Published in Inland Waterways

Waterways Ireland has issued a number of updates for inland waterways users on the Erne System, Grand and Royal Canals and Barrow Navigation.

On the Erne System, the Galloon Bridge refurbishment project southwest of Newtownbutler will commence next Monday 23 August.

Vessels will not be permitted to navigate under the bridge at Galloon due to these works, which are expected to continue for 16 weeks.

In addition, the Carrybridge jetty and slipway will be closed for five days from Monday 23 to Friday 27 August for the realignment of jetty fingers. The electrical supply to bollards and pump-out will be turned off during this period.

On the Grand Canal, low water levels are being experienced on both the main line and Barrow Line, which are currently 300mm down on normal levels.

Masters of vessels are advised to proceed with additional caution and to contact the relevant water patroller for latest advice and assistance.

On the Royal Canal, canoe polo events will take place in the Kilcock Harbour area this Friday 20 August.

Waterways Ireland requests that the polo pitch areas and harbour be kept clear of all vessels to facilitate the events, and that masters of vessels comply with instructions from marshals.

Meanwhile, on the Barrow Navigation masters and owners are advised that Clashganny Lock is now fully operational following its temporary closure for essential repairs.

Published in Inland Waterways
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The Half Ton Class was created by the Offshore Racing Council for boats within the racing band not exceeding 22'-0". The ORC decided that the rule should "....permit the development of seaworthy offshore racing yachts...The Council will endeavour to protect the majority of the existing IOR fleet from rapid obsolescence caused by ....developments which produce increased performance without corresponding changes in ratings..."

When first introduced the IOR rule was perfectly adequate for rating boats in existence at that time. However yacht designers naturally examined the rule to seize upon any advantage they could find, the most noticeable of which has been a reduction in displacement and a return to fractional rigs.

After 1993, when the IOR Mk.III rule reached it termination due to lack of people building new boats, the rule was replaced by the CHS (Channel) Handicap system which in turn developed into the IRC system now used.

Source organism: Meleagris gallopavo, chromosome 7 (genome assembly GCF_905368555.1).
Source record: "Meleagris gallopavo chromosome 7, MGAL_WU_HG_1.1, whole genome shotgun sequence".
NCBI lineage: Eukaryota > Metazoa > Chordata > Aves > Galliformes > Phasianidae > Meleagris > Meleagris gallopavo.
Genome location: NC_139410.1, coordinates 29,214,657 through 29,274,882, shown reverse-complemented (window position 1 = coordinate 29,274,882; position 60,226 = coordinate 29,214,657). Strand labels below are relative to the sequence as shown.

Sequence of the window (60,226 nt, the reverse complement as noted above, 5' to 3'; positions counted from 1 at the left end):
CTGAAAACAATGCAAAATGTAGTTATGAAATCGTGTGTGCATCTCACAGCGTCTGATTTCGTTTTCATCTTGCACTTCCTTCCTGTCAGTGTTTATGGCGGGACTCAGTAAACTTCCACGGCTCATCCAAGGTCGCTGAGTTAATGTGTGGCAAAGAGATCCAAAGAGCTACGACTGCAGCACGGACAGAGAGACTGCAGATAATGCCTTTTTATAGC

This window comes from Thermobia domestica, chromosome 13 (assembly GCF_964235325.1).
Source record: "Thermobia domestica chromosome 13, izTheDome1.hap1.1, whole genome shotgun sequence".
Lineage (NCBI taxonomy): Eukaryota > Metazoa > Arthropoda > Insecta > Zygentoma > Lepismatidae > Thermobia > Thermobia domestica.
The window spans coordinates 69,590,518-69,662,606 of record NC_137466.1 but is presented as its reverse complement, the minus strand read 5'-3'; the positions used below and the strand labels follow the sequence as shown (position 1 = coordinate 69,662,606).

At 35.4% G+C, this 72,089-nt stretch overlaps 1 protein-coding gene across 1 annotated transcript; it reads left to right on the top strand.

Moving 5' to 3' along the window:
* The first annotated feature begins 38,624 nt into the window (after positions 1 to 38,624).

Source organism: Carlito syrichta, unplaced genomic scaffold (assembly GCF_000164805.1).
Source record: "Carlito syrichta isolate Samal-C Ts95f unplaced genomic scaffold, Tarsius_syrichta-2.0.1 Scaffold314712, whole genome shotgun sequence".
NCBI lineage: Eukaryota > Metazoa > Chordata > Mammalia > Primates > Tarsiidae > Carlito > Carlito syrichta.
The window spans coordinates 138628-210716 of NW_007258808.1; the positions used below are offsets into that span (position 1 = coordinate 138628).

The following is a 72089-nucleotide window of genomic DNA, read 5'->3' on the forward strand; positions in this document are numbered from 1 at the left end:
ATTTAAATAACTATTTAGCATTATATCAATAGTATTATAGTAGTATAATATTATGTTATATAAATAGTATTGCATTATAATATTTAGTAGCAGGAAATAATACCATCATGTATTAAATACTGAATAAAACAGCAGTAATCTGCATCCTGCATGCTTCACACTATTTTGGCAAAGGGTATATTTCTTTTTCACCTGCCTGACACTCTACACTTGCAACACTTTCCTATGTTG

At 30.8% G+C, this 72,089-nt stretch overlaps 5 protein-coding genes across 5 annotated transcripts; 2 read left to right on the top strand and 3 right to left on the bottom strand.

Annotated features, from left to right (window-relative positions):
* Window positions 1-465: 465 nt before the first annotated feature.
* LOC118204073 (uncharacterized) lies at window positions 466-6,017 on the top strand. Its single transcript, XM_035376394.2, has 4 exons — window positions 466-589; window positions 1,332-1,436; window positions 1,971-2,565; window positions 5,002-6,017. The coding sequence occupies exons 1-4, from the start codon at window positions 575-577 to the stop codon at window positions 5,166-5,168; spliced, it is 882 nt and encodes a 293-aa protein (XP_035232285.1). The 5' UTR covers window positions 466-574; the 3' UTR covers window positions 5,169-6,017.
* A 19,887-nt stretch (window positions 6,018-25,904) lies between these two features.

The IRC handicap system operates by a secret formula which tries to develop boats which are 'Cruising type' of relatively heavy boats with good internal accommodation. It tends to penalise boats with excessive stability or excessive sail area.

Competitions

The most significant events for the Half Ton Class has been the annual Half Ton Cup which was sailed under the IOR rules until 1993. More recently this has been replaced with the Half Ton Classics Cup. The venue of the event moved from continent to continent with over-representation on French or British ports. In later years the event is held biennially. Initially, it was proposed to hold events in Ireland, Britain and France by rotation. However, it was the Belgians who took the ball and ran with it. The Class is now managed from Belgium. 

Who is Your Sailor of the Year 2021?
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At A Glance – Half Ton Classics Cup Winners

  • 2017 – Kinsale – Swuzzlebubble – Phil Plumtree – Farr 1977
  • 2016 – Falmouth – Swuzzlebubble – Greg Peck – Farr 1977
  • 2015 – Nieuwport – Checkmate XV – David Cullen – Humphreys 1985
  • 2014 – St Quay Portrieux – Swuzzlebubble – Peter Morton – Farr 1977
  • 2013 – Boulogne – Checkmate XV – Nigel Biggs – Humphreys 1985
  • 2011 – Cowes – Chimp – Michael Kershaw – Berret 1978
  • 2009 – Nieuwpoort – Général Tapioca – Philippe Pilate – Berret 1978
  • 2007 – Dun Laoghaire – Henri-Lloyd Harmony – Nigel Biggs – Humphreys 1980~
  • 2005 – Dinard – Gingko – Patrick Lobrichon – Mauric 1968
  • 2003 – Nieuwpoort – Général Tapioca – Philippe Pilate – Berret 1978